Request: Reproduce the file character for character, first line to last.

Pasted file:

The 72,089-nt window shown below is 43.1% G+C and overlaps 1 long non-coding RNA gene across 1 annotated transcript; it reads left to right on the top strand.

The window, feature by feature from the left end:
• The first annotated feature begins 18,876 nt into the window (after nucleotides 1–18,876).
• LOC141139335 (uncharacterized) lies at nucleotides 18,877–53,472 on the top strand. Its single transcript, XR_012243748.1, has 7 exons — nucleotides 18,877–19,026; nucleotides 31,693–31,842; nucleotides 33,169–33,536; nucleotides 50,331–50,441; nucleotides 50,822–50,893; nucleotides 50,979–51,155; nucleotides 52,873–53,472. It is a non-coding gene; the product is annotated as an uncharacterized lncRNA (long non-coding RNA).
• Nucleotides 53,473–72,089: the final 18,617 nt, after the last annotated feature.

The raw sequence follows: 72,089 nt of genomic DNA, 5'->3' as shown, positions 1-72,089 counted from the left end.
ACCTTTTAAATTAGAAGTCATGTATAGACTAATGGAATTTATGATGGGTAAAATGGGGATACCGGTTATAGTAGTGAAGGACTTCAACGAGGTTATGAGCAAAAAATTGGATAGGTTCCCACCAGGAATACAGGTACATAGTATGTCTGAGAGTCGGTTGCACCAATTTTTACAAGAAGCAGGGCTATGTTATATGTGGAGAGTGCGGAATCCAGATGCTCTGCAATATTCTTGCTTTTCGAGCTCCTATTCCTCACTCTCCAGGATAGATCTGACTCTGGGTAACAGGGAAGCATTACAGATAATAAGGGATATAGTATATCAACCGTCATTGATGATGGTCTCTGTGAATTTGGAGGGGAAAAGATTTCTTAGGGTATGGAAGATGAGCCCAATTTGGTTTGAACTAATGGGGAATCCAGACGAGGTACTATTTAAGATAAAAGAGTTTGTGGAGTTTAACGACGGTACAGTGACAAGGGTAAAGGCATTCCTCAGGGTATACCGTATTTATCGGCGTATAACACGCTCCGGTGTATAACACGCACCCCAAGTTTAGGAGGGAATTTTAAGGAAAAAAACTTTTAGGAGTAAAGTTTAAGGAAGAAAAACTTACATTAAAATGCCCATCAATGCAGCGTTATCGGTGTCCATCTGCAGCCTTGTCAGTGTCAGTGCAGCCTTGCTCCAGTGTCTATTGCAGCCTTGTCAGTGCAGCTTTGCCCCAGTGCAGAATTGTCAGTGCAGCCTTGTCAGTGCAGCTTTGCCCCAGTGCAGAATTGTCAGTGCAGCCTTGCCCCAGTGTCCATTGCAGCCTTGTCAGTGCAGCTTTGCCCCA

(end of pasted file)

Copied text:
The 72,089-nt window shown below is 43.1% G+C and overlaps 1 long non-coding RNA gene across 1 annotated transcript; it reads left to right on the top strand.

The window, feature by feature from the left end:
• The first annotated feature begins 18,876 nt into the window (after nucleotides 1–18,876).
• LOC141139335 (uncharacterized) lies at nucleotides 18,877–53,472 on the top strand. Its single transcript, XR_012243748.1, has 7 exons — nucleotides 18,877–19,026; nucleotides 31,693–31,842; nucleotides 33,169–33,536; nucleotides 50,331–50,441; nucleotides 50,822–50,893; nucleotides 50,979–51,155; nucleotides 52,873–53,472. It is a non-coding gene; the product is annotated as an uncharacterized lncRNA (long non-coding RNA).
• Nucleotides 53,473–72,089: the final 18,617 nt, after the last annotated feature.

The raw sequence follows: 72,089 nt of genomic DNA, 5'->3' as shown, positions 1-72,089 counted from the left end.
ACCTTTTAAATTAGAAGTCATGTATAGACTAATGGAATTTATGATGGGTAAAATGGGGATACCGGTTATAGTAGTGAAGGACTTCAACGAGGTTATGAGCAAAAAATTGGATAGGTTCCCACCAGGAATACAGGTACATAGTATGTCTGAGAGTCGGTTGCACCAATTTTTACAAGAAGCAGGGCTATGTTATATGTGGAGAGTGCGGAATCCAGATGCTCTGCAATATTCTTGCTTTTCGAGCTCCTATTCCTCACTCTCCAGGATAGATCTGACTCTGGGTAACAGGGAAGCATTACAGATAATAAGGGATATAGTATATCAACCGTCATTGATGATGGTCTCTGTGAATTTGGAGGGGAAAAGATTTCTTAGGGTATGGAAGATGAGCCCAATTTGGTTTGAACTAATGGGGAATCCAGACGAGGTACTATTTAAGATAAAAGAGTTTGTGGAGTTTAACGACGGTACAGTGACAAGGGTAAAGGCATTCCTCAGGGTATACCGTATTTATCGGCGTATAACACGCTCCGGTGTATAACACGCACCCCAAGTTTAGGAGGGAATTTTAAGGAAAAAAACTTTTAGGAGTAAAGTTTAAGGAAGAAAAACTTACATTAAAATGCCCATCAATGCAGCGTTATCGGTGTCCATCTGCAGCCTTGTCAGTGTCAGTGCAGCCTTGCTCCAGTGTCTATTGCAGCCTTGTCAGTGCAGCTTTGCCCCAGTGCAGAATTGTCAGTGCAGCCTTGTCAGTGCAGCTTTGCCCCAGTGCAGAATTGTCAGTGCAGCCTTGCCCCAGTGTCCATTGCAGCCTTGTCAGTGCAGCTTTGCCCCA